College of Urban Education student credits mentor for helping her find her calling

Life has been anything but easy for Tai-Tyana Miller. The 27-year-old lifelong resident of Detroit and mother of three is a perfect example of what perseverance looks like. She’s learned through many trials and tribulations that when life knocks you down, you can pick yourself back up, dust yourself off, and do great things with your life. 

The first big blow for Miller came in 2007 when her family’s home was destroyed by a house fire that left her mother severely burned and fighting for her life in a medically induced coma. Miraculously, her mother survived, and no one else in the family was badly injured. But with their home in ashes, Miller was forced to move in with her grandmother and change schools. The combination of changing schools and dealing with her mother’s extended hospital stay and long recovery was a lot for the eleven-year-old to process.

These events, along with being bullied in school led Miller down a bumpy road. She admits she was a troubled child who stopped caring about her education. She was struggling in school and wholeheartedly believed her teachers didn’t care about her well-being. All but one, that is. Her history teacher, Mr. Plonka, took her under his wing and guided her through middle school, where she became a 4.0 student. Miller credits Plonka for helping to get her get her grades back on track and for saving her life.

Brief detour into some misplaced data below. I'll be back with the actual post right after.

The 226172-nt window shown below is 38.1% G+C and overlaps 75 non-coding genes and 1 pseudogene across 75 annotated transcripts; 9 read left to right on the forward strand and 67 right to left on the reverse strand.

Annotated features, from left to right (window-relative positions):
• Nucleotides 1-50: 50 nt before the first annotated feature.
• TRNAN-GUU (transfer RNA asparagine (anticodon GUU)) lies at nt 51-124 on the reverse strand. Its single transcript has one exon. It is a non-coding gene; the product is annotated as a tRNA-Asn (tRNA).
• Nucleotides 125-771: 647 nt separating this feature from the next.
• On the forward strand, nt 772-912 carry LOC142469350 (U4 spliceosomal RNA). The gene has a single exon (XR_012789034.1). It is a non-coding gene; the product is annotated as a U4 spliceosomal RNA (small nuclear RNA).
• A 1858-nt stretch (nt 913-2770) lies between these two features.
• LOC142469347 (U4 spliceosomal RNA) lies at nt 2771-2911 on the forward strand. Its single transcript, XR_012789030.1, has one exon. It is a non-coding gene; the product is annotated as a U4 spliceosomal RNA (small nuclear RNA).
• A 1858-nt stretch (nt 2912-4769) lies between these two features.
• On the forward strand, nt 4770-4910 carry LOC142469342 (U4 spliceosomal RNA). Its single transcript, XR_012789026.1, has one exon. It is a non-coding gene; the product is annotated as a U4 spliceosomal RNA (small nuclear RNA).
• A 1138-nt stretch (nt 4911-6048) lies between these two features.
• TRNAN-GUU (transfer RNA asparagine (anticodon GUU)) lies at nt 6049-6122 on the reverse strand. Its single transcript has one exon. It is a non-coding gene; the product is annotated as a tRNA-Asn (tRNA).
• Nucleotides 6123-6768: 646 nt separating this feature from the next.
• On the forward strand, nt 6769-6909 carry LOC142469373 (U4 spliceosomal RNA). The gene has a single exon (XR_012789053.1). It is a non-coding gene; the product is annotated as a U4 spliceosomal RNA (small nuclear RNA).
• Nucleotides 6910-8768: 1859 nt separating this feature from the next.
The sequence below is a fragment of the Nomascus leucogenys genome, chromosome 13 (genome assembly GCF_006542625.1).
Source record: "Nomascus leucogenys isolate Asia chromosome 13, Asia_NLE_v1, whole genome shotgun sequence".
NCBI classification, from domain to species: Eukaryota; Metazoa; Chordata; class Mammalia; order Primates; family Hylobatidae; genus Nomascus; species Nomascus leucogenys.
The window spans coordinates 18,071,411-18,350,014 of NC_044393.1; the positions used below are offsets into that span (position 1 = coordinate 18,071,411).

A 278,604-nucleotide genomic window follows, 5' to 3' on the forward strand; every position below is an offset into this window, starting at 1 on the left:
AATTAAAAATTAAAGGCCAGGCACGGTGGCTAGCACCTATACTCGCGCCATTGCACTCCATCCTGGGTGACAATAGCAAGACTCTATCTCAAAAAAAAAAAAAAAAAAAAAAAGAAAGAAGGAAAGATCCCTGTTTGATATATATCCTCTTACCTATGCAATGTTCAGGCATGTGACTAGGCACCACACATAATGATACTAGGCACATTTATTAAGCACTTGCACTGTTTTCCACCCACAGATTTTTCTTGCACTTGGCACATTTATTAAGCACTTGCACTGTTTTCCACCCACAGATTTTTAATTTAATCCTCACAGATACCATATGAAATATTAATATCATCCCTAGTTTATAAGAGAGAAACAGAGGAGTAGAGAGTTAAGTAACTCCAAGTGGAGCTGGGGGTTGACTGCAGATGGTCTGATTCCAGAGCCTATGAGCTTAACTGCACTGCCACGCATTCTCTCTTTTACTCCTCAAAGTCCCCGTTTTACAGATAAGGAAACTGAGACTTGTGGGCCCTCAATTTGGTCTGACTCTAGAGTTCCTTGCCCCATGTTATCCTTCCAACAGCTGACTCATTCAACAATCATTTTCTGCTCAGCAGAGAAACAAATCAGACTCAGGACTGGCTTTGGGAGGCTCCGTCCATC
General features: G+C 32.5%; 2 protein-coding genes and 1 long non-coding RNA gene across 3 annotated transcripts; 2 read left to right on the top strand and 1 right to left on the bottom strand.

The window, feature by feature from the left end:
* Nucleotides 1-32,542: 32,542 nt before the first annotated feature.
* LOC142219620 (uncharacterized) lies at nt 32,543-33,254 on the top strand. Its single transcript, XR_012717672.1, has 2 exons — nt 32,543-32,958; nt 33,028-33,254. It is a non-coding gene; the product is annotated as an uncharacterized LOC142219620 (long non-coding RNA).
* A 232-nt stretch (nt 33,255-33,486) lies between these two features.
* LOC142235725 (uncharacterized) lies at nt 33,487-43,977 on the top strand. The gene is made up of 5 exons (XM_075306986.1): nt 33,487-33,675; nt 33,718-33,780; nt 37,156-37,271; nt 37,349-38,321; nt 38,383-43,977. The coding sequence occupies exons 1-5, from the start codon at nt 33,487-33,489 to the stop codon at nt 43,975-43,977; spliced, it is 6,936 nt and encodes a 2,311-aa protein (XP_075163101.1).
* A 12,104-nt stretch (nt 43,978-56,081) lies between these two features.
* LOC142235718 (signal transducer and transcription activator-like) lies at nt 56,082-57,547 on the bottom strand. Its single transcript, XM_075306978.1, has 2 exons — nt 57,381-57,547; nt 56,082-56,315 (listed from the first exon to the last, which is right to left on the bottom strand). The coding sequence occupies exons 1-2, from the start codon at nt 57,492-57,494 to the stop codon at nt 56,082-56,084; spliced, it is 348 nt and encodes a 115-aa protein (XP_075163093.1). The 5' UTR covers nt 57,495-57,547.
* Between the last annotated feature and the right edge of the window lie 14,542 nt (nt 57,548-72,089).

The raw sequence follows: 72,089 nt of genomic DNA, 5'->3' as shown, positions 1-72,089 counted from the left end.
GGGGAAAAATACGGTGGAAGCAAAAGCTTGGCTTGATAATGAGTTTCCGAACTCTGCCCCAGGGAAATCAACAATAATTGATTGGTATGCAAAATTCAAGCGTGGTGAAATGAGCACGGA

“I was severely depressed and if he hadn’t been there to guide me and show me the love I desperately needed, I would have never gotten my act together and I would not be here today,” said Miller. 

Just when it seemed like things were finally looking up, the transition from middle school to high school sent her life into a tailspin once again. In moving from one building to another, she not only lost Mr. Plonka’s guidance, but she also lost her way. 

At 15 years old she found herself pregnant and homeless. Soon after, she dropped out of school. She took care of her daughter, Passion, by day and worked odd jobs at night to pay the bills. 

At 18 she welcomed her second child, Will Jr.  Money was tight and she found herself once again struggling with numerous personal issues. 

Then came the year 2020, a year that was hard on everyone, especially children, and the Miller household was no exception. Seven-year-old Passion and four-year-old Will Jr. became discouraged about school, so much so that Miller decided to do something drastic to help encourage and inspire her young children. 

“I figured if I made a positive change in my life, it would help my kids find joy in school again,” said Miller. “So, I took the GED exam and passed!” 

The year that followed was full of new beginnings. She learned she was pregnant with her third child, Domonic’KiRee, she began working at Chrysler, and she moved her family into a new apartment. 

The real turning point for Miller came when she reconnected with her mentor, Mr. Plonka. 

“He encouraged me to further my career and helped me realize that being an educator was my calling and that my community needed me!”

Miller says she wanted to go back to school for many reasons, but stability for her children was at the top of that list.